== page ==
Every Day Matters
New parents marvel at the complexity of their infants. They count wiggling fingers, stroke downy heads, and carefully examine that everything is in working order on those tiny, little bodies. What they can’t assess, however, is the hearing health of their newborn, which is just one of the reasons that all states in the U.S. now offer universal newborn hearing screening programs. These programs use simple tests to detect children with hearing loss.
Since two to three out of every 1,000 children in the U.S. are born deaf or hard of hearing, hearing screening tests have been established to ensure that children with hearing loss receive the essential support and services they need in the first two years of life, a period of time that is critical for speech and language development. If your baby did not receive a newborn hearing test, experts recommend you schedule a screening before your baby is 1 month old.
Even if your baby passed the hearing exam, continue to monitor your child’s hearing and speech/language development for signs of hearing loss. Some children may develop fluctuating or progressive hearing loss, or experience other changes in their hearing. Experts recommend regular hearing screenings until children are 5 years old.
Early intervention actions to take
The earlier a child’s hearing loss is found, the better the odds that language and speech will develop at a normal pace. Should your baby have a hearing loss, here are your next steps, suggested by the National Institutes of Health:
- If your baby didn’t pass the hearing screening, schedule an exam with an audiologist before your child is 3 months old
- You can ask your pediatrician for a reference or find a list of certified audiologists from the American Academy of Audiology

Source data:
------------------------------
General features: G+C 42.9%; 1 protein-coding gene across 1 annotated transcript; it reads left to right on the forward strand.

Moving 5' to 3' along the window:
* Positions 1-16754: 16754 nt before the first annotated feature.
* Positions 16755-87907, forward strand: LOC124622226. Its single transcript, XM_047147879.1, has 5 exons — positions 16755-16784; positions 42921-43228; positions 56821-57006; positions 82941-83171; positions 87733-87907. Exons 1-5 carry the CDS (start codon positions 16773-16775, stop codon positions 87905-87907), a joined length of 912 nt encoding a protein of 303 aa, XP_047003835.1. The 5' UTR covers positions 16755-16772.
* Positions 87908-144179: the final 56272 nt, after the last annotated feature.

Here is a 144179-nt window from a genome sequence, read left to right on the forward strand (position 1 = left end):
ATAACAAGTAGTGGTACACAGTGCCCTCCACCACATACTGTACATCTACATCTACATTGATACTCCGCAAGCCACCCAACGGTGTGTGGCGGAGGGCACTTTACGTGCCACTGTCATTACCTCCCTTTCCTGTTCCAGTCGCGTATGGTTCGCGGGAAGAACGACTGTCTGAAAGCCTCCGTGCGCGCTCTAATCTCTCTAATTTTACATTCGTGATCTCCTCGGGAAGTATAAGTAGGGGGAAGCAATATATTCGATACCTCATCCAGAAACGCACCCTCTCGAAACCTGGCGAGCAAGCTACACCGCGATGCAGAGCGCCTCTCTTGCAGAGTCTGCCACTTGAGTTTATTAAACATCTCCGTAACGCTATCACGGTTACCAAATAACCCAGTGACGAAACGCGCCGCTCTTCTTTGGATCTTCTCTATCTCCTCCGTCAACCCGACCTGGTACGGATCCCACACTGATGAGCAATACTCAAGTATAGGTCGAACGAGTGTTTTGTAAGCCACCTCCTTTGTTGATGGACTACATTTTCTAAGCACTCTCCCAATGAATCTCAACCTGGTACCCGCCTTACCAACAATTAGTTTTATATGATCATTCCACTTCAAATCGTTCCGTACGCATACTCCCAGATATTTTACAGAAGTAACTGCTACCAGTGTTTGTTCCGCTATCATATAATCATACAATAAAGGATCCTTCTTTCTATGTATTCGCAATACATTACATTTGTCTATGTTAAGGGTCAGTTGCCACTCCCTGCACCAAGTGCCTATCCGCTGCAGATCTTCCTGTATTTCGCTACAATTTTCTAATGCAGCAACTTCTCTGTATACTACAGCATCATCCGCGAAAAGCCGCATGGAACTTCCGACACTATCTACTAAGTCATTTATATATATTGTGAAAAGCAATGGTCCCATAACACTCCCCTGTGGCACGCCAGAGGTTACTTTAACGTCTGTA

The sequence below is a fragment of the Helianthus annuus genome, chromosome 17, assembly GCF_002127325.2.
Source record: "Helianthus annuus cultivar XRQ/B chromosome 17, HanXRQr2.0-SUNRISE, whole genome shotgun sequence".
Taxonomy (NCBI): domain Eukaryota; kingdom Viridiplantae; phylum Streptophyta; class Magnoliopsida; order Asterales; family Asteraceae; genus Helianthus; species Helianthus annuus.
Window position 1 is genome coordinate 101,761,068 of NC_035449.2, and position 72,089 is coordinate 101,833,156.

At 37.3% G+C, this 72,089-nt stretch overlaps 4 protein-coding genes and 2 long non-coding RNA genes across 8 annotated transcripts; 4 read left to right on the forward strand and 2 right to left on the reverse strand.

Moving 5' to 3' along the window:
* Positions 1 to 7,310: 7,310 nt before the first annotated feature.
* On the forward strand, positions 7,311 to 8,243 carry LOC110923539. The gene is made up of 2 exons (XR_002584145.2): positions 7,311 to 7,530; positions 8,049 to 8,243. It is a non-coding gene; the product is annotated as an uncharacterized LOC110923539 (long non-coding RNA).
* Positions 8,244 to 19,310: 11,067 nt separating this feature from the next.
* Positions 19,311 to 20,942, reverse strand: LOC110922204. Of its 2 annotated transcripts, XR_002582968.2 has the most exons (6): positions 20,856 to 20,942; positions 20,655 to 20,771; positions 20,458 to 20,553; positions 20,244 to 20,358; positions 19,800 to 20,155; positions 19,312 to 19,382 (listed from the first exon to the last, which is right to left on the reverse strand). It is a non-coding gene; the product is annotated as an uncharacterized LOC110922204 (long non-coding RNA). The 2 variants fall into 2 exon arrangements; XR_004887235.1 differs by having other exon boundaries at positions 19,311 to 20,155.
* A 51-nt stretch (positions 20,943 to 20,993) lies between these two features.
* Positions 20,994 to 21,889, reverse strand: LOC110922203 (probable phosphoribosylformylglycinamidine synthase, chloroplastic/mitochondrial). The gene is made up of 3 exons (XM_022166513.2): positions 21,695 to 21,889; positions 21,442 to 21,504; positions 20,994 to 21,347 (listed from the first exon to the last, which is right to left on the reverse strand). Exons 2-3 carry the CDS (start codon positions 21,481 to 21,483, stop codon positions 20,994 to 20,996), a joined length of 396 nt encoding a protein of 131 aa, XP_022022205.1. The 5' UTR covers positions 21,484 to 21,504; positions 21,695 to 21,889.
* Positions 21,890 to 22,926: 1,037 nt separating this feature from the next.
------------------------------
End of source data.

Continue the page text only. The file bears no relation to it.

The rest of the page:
- If the follow-up exam confirms your baby has hearing loss, start with hearing intervention services before your child is 6 months old
- Intervention can include :
- Hearing devices, such as hearing aids or cochlear implants
- Communication methods, such as lip-reading or American Sign Language
- You can find a list of speech-language pathologists from the American Speech-Language-Hearing Association
Early intervention allows you to implement language and communication strategies that will prepare your child for the years ahead. The Individuals with Disabilities Education Act requires that children with disabilities have access to the resources and services they need to get a good education, starting with pre-school in many locations. Online and local resources – especially other parents – can help you understand the educational access issues that lay ahead for your child.
While discovering that your child is deaf or hard of hearing can be, rest assured that early intervention is the first step down toward a tomorrow that, just 20 years ago, may not have been available. It is a road punctuated by language and speech acquisition, a lifetime of learning, and a celebration of sound.
What to Do if Your Baby’s Screening Reveals a Possible Hearing Problem resource page. National Institute on Deafness and Other Communication Disorders Web site. Update May 2011. Accessed January 4, 2012